These targets were set at a crisis summit in February 2001, called in response to a rapid rise in site deaths in the preceding year.
That meeting, which was attended by deputy prime minister John Prescott, agreed that the industry would try to reduce deaths and serious injuries 40% by 2005 and 66% by 2010.
Kevin Myers, the HSE's chief construction inspector, said the summit would assess the industry's progress since the 2001 conference.
The targets the industry set for itself at the 2001 safety summit are unlikely to be met
National Audit Office report
He said: "The idea is to have a follow up progress conference of industry leaders to see where we are in terms of meeting the targets that were set for reducing accidents and site deaths."
He added that the summit would look at where the industry could make improvements over the next three years and would establish the successful safety initiatives that the industry had introduced.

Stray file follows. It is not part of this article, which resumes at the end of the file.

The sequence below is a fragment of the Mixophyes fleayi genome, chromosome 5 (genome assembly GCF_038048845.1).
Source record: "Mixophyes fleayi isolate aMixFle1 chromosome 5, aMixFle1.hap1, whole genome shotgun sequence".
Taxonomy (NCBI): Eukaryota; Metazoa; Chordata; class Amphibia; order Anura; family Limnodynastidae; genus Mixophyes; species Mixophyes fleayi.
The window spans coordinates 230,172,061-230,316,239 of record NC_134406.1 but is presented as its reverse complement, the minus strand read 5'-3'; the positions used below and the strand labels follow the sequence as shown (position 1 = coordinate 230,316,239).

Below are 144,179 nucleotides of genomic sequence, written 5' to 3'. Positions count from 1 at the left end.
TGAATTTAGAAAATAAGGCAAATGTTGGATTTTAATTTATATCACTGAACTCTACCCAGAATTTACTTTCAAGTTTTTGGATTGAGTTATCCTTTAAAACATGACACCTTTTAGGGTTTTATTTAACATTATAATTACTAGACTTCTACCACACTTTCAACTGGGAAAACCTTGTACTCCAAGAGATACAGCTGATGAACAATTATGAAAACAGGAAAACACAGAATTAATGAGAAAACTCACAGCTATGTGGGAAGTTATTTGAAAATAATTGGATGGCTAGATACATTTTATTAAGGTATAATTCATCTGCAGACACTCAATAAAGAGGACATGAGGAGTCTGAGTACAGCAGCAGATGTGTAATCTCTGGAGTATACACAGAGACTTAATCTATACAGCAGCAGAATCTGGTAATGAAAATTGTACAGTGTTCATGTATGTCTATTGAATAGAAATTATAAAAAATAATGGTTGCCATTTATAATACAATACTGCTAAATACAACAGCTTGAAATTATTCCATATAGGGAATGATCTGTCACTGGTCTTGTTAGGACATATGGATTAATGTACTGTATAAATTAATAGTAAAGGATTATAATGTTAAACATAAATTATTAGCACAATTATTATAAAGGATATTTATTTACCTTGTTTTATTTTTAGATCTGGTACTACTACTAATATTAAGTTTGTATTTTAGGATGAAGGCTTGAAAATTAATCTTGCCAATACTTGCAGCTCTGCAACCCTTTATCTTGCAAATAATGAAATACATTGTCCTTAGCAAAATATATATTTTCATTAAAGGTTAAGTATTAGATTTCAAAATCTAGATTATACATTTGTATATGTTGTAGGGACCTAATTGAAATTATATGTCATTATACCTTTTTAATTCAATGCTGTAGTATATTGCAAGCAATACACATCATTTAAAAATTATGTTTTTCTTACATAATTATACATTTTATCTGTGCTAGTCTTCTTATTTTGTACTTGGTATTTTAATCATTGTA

The National Audit Office has this week published a report on the progress made by the construction division of the HSE.
This found that there has been a 5% reduction in deaths and injuries in the construction industry since 2001 but noted: "The targets the industry set for itself at the 2001 health and safety summit for reducing deaths and major injuries are unlikely to be met and can be measured only in part."
The NAO office report singled out designers for failing to comply with the CDM Regulations. It said: "Some designers erroneously believe that they do not have any duties towards the health and safety of construction workers."
The report added that government bodies could do more to improve the safety of workers. It noted: "Some public sector bodies sponsoring construction projects focus too much on the lowest price in a tender evaluation."
Sir John Bourn, the NAO's comptroller and auditor general, said the HSE had more impact when it supplemented site inspections with a national blitz that focused on one issue, such as falls.